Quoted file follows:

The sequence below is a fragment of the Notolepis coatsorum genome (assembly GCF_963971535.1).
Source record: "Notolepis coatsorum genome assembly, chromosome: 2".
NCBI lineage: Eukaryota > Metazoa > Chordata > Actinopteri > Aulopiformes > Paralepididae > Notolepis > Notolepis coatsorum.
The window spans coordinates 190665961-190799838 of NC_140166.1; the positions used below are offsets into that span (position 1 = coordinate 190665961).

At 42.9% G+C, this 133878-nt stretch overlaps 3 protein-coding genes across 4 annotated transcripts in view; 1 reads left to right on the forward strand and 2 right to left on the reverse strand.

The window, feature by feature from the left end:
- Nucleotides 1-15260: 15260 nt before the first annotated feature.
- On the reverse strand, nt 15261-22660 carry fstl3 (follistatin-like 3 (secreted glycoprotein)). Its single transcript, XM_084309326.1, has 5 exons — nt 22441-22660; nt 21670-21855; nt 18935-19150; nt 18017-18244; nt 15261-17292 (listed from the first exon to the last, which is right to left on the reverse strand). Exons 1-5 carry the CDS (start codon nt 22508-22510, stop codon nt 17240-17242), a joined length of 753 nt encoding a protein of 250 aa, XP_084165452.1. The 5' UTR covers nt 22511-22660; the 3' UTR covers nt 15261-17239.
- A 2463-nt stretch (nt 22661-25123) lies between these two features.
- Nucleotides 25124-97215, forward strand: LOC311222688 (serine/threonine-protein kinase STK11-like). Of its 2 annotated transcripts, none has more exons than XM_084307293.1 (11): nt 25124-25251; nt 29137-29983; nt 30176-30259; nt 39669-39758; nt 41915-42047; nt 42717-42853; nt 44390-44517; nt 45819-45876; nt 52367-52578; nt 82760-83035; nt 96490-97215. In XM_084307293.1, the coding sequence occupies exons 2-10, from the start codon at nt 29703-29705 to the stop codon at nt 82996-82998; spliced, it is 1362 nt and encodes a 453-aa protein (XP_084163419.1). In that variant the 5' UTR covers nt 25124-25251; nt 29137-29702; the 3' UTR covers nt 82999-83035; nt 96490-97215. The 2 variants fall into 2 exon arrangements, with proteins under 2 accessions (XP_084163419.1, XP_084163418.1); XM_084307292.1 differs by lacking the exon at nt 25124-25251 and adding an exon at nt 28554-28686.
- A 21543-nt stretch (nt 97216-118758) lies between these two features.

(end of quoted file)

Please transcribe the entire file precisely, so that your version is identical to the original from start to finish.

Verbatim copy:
The sequence below is a fragment of the Notolepis coatsorum genome (assembly GCF_963971535.1).
Source record: "Notolepis coatsorum genome assembly, chromosome: 2".
NCBI lineage: Eukaryota > Metazoa > Chordata > Actinopteri > Aulopiformes > Paralepididae > Notolepis > Notolepis coatsorum.
The window spans coordinates 190665961-190799838 of NC_140166.1; the positions used below are offsets into that span (position 1 = coordinate 190665961).

At 42.9% G+C, this 133878-nt stretch overlaps 3 protein-coding genes across 4 annotated transcripts in view; 1 reads left to right on the forward strand and 2 right to left on the reverse strand.

The window, feature by feature from the left end:
- Nucleotides 1-15260: 15260 nt before the first annotated feature.
- On the reverse strand, nt 15261-22660 carry fstl3 (follistatin-like 3 (secreted glycoprotein)). Its single transcript, XM_084309326.1, has 5 exons — nt 22441-22660; nt 21670-21855; nt 18935-19150; nt 18017-18244; nt 15261-17292 (listed from the first exon to the last, which is right to left on the reverse strand). Exons 1-5 carry the CDS (start codon nt 22508-22510, stop codon nt 17240-17242), a joined length of 753 nt encoding a protein of 250 aa, XP_084165452.1. The 5' UTR covers nt 22511-22660; the 3' UTR covers nt 15261-17239.
- A 2463-nt stretch (nt 22661-25123) lies between these two features.
- Nucleotides 25124-97215, forward strand: LOC311222688 (serine/threonine-protein kinase STK11-like). Of its 2 annotated transcripts, none has more exons than XM_084307293.1 (11): nt 25124-25251; nt 29137-29983; nt 30176-30259; nt 39669-39758; nt 41915-42047; nt 42717-42853; nt 44390-44517; nt 45819-45876; nt 52367-52578; nt 82760-83035; nt 96490-97215. In XM_084307293.1, the coding sequence occupies exons 2-10, from the start codon at nt 29703-29705 to the stop codon at nt 82996-82998; spliced, it is 1362 nt and encodes a 453-aa protein (XP_084163419.1). In that variant the 5' UTR covers nt 25124-25251; nt 29137-29702; the 3' UTR covers nt 82999-83035; nt 96490-97215. The 2 variants fall into 2 exon arrangements, with proteins under 2 accessions (XP_084163419.1, XP_084163418.1); XM_084307292.1 differs by lacking the exon at nt 25124-25251 and adding an exon at nt 28554-28686.
- A 21543-nt stretch (nt 97216-118758) lies between these two features.